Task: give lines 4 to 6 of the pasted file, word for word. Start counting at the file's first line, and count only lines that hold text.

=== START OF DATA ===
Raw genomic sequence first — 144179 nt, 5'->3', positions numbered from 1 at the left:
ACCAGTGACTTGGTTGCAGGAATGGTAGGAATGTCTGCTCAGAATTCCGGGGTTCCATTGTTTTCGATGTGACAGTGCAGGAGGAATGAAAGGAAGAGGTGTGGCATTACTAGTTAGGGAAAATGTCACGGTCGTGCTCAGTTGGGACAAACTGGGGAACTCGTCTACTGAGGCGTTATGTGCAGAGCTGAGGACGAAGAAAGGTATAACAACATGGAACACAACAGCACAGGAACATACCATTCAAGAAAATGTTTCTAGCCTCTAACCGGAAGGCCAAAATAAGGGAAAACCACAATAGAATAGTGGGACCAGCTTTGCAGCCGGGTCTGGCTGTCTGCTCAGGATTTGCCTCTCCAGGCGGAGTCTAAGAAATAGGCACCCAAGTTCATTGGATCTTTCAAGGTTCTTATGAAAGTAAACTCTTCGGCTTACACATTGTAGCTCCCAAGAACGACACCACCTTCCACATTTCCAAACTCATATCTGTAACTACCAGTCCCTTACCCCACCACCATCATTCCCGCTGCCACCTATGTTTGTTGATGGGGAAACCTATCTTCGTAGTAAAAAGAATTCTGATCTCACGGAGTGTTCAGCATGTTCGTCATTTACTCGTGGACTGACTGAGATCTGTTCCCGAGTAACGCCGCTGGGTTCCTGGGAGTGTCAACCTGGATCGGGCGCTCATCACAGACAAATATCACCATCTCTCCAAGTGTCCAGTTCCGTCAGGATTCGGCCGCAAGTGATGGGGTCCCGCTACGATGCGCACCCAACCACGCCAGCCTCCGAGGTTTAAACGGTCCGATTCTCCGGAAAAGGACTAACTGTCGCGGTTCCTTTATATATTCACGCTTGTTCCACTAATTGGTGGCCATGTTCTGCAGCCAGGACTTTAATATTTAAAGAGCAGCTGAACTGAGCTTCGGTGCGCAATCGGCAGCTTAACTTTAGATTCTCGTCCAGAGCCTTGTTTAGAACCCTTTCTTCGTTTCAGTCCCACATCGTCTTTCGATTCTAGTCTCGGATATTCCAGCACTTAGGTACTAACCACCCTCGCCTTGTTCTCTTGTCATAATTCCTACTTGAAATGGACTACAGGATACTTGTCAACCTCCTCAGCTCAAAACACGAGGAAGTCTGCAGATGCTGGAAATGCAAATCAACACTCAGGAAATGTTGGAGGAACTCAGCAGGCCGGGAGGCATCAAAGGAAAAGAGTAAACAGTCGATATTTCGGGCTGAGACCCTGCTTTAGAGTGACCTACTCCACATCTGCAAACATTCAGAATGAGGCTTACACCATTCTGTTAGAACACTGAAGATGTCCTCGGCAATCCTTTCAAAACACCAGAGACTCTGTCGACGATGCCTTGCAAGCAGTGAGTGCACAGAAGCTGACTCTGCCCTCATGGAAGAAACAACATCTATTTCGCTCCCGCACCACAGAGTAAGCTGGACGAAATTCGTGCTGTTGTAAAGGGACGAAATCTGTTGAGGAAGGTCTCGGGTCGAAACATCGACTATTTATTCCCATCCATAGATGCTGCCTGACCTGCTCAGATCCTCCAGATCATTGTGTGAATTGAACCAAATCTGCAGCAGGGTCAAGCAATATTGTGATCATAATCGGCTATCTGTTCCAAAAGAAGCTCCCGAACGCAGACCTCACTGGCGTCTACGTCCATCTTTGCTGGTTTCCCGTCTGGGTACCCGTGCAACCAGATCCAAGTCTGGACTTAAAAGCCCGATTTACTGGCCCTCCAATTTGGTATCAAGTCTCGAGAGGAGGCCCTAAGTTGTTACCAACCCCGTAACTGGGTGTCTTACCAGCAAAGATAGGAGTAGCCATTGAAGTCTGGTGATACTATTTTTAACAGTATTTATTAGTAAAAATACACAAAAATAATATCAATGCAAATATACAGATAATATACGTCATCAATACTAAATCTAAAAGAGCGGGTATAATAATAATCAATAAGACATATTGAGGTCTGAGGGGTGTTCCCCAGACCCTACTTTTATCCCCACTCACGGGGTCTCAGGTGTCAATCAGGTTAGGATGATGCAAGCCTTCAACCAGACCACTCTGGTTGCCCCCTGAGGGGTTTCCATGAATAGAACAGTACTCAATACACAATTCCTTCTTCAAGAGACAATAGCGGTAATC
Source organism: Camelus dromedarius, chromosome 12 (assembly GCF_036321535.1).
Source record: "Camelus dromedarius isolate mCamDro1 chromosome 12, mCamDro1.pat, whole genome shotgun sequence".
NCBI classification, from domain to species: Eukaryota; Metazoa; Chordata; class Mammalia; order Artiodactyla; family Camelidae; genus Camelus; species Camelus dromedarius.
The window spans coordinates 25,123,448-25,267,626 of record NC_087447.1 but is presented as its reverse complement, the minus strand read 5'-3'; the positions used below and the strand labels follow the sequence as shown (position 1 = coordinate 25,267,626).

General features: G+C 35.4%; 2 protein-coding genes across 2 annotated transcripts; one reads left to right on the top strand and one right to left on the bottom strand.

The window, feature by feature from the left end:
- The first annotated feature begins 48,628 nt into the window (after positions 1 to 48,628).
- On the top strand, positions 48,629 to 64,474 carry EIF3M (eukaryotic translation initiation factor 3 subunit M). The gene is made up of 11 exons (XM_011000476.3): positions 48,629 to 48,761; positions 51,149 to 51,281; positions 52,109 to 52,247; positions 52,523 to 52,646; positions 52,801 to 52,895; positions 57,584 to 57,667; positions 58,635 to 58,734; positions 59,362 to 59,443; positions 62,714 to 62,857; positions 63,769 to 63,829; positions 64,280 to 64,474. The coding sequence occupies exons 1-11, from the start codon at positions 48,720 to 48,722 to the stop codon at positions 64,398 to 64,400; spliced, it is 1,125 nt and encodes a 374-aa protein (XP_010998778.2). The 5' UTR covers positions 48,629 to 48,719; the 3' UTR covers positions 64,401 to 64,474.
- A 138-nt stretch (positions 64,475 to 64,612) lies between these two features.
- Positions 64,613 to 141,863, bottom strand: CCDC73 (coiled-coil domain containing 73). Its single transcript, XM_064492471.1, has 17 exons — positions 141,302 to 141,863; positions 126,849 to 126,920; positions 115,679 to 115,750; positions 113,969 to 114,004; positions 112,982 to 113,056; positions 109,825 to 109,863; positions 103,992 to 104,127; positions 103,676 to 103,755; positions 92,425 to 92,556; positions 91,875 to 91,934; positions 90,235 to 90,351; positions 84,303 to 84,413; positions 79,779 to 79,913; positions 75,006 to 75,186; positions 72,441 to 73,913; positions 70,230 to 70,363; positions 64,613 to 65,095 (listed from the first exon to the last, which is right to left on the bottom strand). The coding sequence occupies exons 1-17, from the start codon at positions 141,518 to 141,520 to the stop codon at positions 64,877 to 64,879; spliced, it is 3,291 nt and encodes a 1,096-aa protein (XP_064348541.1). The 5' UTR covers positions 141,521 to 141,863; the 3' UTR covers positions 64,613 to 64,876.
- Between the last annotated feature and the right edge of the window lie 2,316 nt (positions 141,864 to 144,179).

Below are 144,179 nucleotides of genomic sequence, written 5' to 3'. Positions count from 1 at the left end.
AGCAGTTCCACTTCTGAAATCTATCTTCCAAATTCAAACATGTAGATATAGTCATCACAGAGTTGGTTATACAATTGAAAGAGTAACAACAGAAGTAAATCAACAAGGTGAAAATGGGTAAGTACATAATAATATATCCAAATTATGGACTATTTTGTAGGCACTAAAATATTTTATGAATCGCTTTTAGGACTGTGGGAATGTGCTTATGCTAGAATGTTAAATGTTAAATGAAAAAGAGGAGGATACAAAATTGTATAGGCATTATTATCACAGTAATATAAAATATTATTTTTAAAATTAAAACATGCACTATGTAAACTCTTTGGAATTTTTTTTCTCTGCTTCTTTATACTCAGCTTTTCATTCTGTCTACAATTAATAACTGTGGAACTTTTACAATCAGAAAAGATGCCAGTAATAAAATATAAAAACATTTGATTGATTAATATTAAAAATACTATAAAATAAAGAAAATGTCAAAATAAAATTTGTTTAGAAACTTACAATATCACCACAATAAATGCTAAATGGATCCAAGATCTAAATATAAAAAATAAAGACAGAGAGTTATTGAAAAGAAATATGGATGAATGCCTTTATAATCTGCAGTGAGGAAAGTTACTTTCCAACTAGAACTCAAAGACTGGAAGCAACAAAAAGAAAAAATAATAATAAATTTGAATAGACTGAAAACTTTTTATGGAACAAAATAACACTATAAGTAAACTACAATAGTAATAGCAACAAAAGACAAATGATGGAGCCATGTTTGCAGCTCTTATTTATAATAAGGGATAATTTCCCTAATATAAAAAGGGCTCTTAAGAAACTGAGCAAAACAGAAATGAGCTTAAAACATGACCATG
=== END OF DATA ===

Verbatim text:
Source record: "Camelus dromedarius isolate mCamDro1 chromosome 12, mCamDro1.pat, whole genome shotgun sequence".
NCBI classification, from domain to species: Eukaryota; Metazoa; Chordata; class Mammalia; order Artiodactyla; family Camelidae; genus Camelus; species Camelus dromedarius.
The window spans coordinates 25,123,448-25,267,626 of record NC_087447.1 but is presented as its reverse complement, the minus strand read 5'-3'; the positions used below and the strand labels follow the sequence as shown (position 1 = coordinate 25,267,626).